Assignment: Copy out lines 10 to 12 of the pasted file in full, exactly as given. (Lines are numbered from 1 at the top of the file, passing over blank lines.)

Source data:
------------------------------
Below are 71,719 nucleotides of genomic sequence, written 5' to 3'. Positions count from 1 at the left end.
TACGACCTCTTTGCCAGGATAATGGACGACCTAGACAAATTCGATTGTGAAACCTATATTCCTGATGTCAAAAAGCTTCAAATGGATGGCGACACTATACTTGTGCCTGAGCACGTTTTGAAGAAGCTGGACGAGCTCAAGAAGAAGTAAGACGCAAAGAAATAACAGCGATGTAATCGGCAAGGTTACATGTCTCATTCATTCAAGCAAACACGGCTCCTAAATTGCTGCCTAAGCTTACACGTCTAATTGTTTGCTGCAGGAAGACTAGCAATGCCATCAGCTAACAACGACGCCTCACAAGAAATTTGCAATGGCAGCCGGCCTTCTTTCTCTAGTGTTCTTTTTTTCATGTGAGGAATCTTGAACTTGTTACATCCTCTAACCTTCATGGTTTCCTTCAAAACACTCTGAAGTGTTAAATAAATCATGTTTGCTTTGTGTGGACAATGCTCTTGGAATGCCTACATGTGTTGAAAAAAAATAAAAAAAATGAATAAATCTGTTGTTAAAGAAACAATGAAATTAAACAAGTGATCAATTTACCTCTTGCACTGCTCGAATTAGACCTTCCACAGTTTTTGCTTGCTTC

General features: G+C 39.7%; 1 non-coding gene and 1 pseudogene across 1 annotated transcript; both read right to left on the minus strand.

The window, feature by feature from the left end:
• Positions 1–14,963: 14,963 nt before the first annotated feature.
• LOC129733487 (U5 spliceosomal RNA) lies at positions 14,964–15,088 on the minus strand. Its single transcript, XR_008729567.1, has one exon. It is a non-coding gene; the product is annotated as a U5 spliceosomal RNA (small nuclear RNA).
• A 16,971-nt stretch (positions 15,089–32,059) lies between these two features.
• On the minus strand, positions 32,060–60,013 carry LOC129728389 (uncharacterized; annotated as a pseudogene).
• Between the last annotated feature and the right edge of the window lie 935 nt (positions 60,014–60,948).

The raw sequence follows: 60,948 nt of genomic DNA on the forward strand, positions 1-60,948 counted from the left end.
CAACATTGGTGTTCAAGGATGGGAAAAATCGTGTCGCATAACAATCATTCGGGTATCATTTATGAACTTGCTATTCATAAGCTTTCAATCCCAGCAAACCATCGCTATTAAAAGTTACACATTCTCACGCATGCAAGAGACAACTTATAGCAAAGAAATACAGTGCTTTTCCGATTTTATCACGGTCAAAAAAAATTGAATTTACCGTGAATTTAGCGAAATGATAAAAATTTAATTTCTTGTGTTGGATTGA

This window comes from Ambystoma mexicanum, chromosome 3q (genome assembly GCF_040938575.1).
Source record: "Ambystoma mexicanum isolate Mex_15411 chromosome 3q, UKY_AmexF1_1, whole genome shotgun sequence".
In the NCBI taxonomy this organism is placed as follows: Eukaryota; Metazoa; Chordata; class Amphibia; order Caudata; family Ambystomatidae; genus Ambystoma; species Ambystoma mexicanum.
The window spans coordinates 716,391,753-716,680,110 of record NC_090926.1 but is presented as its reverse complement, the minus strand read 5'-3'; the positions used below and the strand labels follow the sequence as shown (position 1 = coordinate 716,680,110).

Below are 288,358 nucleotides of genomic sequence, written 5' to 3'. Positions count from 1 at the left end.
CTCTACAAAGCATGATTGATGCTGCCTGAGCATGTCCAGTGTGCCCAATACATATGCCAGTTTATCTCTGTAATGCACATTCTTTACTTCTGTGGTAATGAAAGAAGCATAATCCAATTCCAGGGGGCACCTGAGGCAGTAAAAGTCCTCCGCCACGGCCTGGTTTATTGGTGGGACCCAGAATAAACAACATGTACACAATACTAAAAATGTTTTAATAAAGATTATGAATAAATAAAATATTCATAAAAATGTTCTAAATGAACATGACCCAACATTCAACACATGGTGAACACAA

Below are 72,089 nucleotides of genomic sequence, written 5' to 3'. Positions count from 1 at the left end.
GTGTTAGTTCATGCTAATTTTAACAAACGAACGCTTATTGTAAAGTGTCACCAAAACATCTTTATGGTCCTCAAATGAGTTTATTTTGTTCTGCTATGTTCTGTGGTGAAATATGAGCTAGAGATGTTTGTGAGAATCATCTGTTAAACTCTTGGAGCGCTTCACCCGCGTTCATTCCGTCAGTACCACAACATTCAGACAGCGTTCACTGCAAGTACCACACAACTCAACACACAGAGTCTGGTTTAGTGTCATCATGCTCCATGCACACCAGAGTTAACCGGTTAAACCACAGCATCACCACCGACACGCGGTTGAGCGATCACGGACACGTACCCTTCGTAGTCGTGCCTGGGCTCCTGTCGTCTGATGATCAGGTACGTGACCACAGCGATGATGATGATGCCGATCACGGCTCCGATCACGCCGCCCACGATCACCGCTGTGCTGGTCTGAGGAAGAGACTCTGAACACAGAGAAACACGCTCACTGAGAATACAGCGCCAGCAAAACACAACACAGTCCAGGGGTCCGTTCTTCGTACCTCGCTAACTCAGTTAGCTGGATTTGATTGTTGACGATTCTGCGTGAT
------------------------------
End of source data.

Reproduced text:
The raw sequence follows: 60,948 nt of genomic DNA on the forward strand, positions 1-60,948 counted from the left end.
CAACATTGGTGTTCAAGGATGGGAAAAATCGTGTCGCATAACAATCATTCGGGTATCATTTATGAACTTGCTATTCATAAGCTTTCAATCCCAGCAAACCATCGCTATTAAAAGTTACACATTCTCACGCATGCAAGAGACAACTTATAGCAAAGAAATACAGTGCTTTTCCGATTTTATCACGGTCAAAAAAAATTGAATTTACCGTGAATTTAGCGAAATGATAAAAATTTAATTTCTTGTGTTGGATTGA

This window comes from Ambystoma mexicanum, chromosome 3q (genome assembly GCF_040938575.1).